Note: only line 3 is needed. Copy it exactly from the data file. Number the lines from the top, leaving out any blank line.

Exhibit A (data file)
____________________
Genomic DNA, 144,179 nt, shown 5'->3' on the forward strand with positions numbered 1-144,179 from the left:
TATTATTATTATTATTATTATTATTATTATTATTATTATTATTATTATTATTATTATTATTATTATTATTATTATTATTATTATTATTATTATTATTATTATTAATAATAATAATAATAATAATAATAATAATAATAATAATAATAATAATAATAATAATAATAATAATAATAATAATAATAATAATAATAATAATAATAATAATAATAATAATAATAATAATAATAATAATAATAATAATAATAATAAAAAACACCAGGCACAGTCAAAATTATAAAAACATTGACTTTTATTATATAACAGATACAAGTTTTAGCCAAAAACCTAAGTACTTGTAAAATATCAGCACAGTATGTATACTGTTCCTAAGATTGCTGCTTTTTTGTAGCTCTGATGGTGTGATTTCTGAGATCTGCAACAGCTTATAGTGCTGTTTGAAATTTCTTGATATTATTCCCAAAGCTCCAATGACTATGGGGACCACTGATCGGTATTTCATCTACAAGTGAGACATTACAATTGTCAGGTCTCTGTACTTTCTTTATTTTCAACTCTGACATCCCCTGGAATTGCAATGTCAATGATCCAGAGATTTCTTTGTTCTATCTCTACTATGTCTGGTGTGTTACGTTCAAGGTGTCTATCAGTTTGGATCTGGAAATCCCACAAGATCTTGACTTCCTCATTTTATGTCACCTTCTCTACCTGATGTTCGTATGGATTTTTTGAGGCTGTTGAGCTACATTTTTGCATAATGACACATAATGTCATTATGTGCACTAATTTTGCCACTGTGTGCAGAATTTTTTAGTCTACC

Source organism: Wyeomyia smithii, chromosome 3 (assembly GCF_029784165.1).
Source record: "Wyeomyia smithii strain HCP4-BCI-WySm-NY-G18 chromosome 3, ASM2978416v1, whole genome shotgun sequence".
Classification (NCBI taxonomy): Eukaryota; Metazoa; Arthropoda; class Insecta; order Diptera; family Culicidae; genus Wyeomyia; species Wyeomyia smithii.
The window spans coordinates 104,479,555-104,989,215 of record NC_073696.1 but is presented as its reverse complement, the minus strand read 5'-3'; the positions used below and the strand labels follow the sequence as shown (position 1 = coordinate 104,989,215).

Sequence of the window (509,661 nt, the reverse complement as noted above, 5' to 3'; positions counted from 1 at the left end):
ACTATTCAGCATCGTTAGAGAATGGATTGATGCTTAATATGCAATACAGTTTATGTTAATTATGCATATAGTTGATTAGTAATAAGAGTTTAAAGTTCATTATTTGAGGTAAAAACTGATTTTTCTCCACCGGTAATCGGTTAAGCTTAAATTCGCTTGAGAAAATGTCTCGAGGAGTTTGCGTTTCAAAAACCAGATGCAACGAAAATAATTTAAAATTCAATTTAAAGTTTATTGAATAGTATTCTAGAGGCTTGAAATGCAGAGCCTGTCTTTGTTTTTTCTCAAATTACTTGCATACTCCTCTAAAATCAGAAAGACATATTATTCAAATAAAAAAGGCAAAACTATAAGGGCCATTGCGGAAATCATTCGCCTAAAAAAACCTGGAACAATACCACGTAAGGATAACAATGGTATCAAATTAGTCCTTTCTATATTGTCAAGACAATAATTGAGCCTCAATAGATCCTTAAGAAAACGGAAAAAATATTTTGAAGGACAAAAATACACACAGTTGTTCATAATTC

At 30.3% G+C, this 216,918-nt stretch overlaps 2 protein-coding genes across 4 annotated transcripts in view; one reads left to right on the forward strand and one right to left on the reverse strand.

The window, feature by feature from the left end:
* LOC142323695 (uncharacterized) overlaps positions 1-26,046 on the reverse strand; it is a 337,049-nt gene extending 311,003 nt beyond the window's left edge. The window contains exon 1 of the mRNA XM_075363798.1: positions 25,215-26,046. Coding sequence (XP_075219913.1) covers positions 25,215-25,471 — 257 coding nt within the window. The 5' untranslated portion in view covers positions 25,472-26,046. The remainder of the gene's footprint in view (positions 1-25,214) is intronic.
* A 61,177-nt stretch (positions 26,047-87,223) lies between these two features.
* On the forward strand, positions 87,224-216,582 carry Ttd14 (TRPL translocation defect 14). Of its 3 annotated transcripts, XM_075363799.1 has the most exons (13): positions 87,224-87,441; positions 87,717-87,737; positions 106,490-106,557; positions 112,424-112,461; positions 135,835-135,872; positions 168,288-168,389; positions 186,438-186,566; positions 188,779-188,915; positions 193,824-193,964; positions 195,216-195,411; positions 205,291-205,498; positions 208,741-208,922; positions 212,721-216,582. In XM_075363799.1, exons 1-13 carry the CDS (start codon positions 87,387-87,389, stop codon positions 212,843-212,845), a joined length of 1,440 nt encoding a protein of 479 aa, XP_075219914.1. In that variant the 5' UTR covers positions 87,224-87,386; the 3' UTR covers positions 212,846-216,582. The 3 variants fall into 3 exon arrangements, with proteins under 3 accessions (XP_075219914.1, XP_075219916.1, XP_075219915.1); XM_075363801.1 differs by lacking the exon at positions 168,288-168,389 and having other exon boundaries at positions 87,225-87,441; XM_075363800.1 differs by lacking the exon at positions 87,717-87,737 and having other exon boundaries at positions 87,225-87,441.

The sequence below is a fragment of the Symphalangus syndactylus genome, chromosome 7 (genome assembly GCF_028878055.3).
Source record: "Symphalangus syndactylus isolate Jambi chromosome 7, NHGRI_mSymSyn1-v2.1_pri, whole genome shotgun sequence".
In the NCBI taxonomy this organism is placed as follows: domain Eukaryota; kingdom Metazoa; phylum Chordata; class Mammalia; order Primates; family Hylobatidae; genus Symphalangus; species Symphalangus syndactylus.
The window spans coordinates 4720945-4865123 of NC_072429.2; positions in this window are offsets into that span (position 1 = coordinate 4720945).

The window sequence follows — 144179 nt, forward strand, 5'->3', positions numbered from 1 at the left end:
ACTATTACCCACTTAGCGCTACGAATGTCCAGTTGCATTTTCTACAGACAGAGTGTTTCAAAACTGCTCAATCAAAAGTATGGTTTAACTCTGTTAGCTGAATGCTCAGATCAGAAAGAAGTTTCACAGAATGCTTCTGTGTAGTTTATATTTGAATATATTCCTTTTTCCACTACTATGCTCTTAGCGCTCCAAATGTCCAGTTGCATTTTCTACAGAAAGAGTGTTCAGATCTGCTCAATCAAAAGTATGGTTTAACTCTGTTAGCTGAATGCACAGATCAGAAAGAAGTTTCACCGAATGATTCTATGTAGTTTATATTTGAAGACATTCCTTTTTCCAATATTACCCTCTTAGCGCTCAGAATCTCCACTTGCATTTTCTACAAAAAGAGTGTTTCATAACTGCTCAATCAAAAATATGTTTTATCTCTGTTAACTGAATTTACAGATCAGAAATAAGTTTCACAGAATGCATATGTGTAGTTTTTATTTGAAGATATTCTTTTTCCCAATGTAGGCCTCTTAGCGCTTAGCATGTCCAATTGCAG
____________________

Source organism: Wyeomyia smithii, chromosome 3 (assembly GCF_029784165.1).